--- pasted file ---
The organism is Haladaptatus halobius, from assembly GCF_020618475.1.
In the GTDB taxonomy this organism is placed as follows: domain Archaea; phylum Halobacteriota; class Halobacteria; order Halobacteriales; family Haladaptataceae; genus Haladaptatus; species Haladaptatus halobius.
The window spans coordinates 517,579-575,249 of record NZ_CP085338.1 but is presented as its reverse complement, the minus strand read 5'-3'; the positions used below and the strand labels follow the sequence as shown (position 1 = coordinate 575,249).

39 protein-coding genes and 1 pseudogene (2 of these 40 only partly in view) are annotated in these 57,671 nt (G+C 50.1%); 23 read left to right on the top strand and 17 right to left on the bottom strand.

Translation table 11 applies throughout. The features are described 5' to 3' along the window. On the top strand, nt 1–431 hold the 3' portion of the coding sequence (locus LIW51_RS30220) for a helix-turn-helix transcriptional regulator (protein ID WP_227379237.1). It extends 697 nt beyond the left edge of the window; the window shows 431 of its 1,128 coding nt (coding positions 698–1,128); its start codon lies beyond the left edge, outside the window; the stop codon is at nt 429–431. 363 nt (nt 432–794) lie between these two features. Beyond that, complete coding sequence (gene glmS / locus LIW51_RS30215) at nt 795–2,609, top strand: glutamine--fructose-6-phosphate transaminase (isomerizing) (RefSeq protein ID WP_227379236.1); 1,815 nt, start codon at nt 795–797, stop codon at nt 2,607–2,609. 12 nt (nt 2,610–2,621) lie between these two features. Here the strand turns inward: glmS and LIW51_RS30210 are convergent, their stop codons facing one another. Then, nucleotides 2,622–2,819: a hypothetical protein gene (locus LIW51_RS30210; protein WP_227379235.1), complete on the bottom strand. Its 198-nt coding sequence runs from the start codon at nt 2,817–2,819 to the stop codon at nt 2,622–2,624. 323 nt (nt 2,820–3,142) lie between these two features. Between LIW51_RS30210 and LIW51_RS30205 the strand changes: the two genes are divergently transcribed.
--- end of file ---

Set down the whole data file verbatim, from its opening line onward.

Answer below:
The organism is Haladaptatus halobius, from assembly GCF_020618475.1.
In the GTDB taxonomy this organism is placed as follows: domain Archaea; phylum Halobacteriota; class Halobacteria; order Halobacteriales; family Haladaptataceae; genus Haladaptatus; species Haladaptatus halobius.
The window spans coordinates 517,579-575,249 of record NZ_CP085338.1 but is presented as its reverse complement, the minus strand read 5'-3'; the positions used below and the strand labels follow the sequence as shown (position 1 = coordinate 575,249).

39 protein-coding genes and 1 pseudogene (2 of these 40 only partly in view) are annotated in these 57,671 nt (G+C 50.1%); 23 read left to right on the top strand and 17 right to left on the bottom strand.

Translation table 11 applies throughout. The features are described 5' to 3' along the window. On the top strand, nt 1–431 hold the 3' portion of the coding sequence (locus LIW51_RS30220) for a helix-turn-helix transcriptional regulator (protein ID WP_227379237.1). It extends 697 nt beyond the left edge of the window; the window shows 431 of its 1,128 coding nt (coding positions 698–1,128); its start codon lies beyond the left edge, outside the window; the stop codon is at nt 429–431. 363 nt (nt 432–794) lie between these two features. Beyond that, complete coding sequence (gene glmS / locus LIW51_RS30215) at nt 795–2,609, top strand: glutamine--fructose-6-phosphate transaminase (isomerizing) (RefSeq protein ID WP_227379236.1); 1,815 nt, start codon at nt 795–797, stop codon at nt 2,607–2,609. 12 nt (nt 2,610–2,621) lie between these two features. Here the strand turns inward: glmS and LIW51_RS30210 are convergent, their stop codons facing one another. Then, nucleotides 2,622–2,819: a hypothetical protein gene (locus LIW51_RS30210; protein WP_227379235.1), complete on the bottom strand. Its 198-nt coding sequence runs from the start codon at nt 2,817–2,819 to the stop codon at nt 2,622–2,624. 323 nt (nt 2,820–3,142) lie between these two features. Between LIW51_RS30210 and LIW51_RS30205 the strand changes: the two genes are divergently transcribed.